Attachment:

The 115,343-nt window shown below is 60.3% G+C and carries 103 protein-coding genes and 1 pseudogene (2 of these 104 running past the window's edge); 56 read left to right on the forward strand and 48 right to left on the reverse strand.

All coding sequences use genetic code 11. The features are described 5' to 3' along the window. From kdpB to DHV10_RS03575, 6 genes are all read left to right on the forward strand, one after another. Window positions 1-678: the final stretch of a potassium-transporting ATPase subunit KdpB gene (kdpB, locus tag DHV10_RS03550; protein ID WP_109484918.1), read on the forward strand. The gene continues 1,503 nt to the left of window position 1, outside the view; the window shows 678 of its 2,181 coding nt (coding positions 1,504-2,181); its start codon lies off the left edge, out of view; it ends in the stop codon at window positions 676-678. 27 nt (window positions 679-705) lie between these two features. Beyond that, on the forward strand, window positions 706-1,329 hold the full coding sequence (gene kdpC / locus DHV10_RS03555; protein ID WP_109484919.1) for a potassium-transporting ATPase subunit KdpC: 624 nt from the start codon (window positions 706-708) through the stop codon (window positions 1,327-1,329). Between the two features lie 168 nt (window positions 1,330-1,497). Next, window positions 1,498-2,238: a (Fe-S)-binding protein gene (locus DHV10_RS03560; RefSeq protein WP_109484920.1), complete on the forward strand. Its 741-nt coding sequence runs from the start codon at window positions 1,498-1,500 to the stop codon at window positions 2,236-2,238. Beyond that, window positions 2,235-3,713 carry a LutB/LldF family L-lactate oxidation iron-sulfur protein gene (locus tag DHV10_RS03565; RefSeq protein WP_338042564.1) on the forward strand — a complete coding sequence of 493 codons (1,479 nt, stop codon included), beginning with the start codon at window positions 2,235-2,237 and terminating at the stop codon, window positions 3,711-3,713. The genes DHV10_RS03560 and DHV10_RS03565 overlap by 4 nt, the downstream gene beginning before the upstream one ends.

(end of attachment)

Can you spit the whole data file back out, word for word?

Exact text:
The 115,343-nt window shown below is 60.3% G+C and carries 103 protein-coding genes and 1 pseudogene (2 of these 104 running past the window's edge); 56 read left to right on the forward strand and 48 right to left on the reverse strand.

All coding sequences use genetic code 11. The features are described 5' to 3' along the window. From kdpB to DHV10_RS03575, 6 genes are all read left to right on the forward strand, one after another. Window positions 1-678: the final stretch of a potassium-transporting ATPase subunit KdpB gene (kdpB, locus tag DHV10_RS03550; protein ID WP_109484918.1), read on the forward strand. The gene continues 1,503 nt to the left of window position 1, outside the view; the window shows 678 of its 2,181 coding nt (coding positions 1,504-2,181); its start codon lies off the left edge, out of view; it ends in the stop codon at window positions 676-678. 27 nt (window positions 679-705) lie between these two features. Beyond that, on the forward strand, window positions 706-1,329 hold the full coding sequence (gene kdpC / locus DHV10_RS03555; protein ID WP_109484919.1) for a potassium-transporting ATPase subunit KdpC: 624 nt from the start codon (window positions 706-708) through the stop codon (window positions 1,327-1,329). Between the two features lie 168 nt (window positions 1,330-1,497). Next, window positions 1,498-2,238: a (Fe-S)-binding protein gene (locus DHV10_RS03560; RefSeq protein WP_109484920.1), complete on the forward strand. Its 741-nt coding sequence runs from the start codon at window positions 1,498-1,500 to the stop codon at window positions 2,236-2,238. Beyond that, window positions 2,235-3,713 carry a LutB/LldF family L-lactate oxidation iron-sulfur protein gene (locus tag DHV10_RS03565; RefSeq protein WP_338042564.1) on the forward strand — a complete coding sequence of 493 codons (1,479 nt, stop codon included), beginning with the start codon at window positions 2,235-2,237 and terminating at the stop codon, window positions 3,711-3,713. The genes DHV10_RS03560 and DHV10_RS03565 overlap by 4 nt, the downstream gene beginning before the upstream one ends.